I have always felt that pre-K that consisted of my kids trying to sit still and learn something academic would have been a total waste for them. My 2 very energetic boys absolutely did not need that. This mother’s intuition is at least reflected by SOME academics. From AEI:
Research on school-based pre-K overwhelmingly focuses just on early gains in rudimentary academic skills, like recognizing letters, holding a book right-side-up, and counting small numbers.
Most so-called positive results show that kindergartners who attended pre-K are a couple of months ahead of their peers in these basic skills; in other words, children who went to pre-K know letters in September that they wouldn’t have known until, say, November if they hadn’t. But while these kinds of short-term gains in basic skills are easy to measure and look good in headlines, they aren’t what’s important.
Instead, overwhelming evidence shows that the key to children’s long-term success is a range of cognitive and noncognitive capacities like language and executive function skills, reasoning, critical thinking, problem-solving, persistence and the ability to get along well with others. Pre-K advocates claim that small gains in basic kindergarten skills lead to large gains in these essential capacities which, in turn, lead to graduating from high school and staying out of prison. But we simply have no idea if that’s true. There’s almost no rigorous research on the long-term impact of school-based pre-K. And common sense suggests that changing outcomes for at-risk children — and knowing if they’ve successfully been changed — is going to require more than raising and measuring kindergarten test scores.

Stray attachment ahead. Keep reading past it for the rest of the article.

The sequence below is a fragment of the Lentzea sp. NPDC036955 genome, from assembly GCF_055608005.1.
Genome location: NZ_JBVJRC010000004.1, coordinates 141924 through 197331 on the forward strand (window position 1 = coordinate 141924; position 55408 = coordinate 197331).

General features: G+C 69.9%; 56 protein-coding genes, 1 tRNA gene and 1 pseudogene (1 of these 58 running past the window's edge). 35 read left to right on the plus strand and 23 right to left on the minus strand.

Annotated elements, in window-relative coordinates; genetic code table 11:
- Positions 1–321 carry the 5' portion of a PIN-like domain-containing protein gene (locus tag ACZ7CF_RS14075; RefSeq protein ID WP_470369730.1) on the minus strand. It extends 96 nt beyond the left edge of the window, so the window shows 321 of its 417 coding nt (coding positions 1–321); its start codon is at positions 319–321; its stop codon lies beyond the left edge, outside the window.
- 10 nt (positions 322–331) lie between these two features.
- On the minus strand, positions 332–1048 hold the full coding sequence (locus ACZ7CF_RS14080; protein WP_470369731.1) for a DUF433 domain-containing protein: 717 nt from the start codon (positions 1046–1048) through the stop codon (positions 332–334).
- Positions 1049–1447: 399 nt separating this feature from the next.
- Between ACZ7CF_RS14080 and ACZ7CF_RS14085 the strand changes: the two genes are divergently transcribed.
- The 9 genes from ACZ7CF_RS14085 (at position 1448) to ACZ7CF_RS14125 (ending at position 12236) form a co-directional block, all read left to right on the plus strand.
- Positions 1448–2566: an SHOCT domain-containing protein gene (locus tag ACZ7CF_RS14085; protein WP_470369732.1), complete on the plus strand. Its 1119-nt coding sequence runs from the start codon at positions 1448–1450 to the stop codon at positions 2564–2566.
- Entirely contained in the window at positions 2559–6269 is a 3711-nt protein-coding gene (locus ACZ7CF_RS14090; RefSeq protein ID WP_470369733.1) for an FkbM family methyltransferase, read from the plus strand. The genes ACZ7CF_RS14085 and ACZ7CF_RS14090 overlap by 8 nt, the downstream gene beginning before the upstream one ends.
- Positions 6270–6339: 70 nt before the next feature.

So does pre-K work? We don’t know — and it’s the wrong question to be asking in the first place. Instead, the critical question is: what are the most effective early interventions for improving disadvantaged children’s lives?
I would change the question to: what are the most effective early teaching strategies for improving children’s lives? These strategies then need to be applied to preschools for all kids. Disadvantaged kids probably have special needs, as well, and those should be studied, too, but we should start at the beginning: What and how can we teach toddlers and young children to help them become happy, peaceful, productive adults?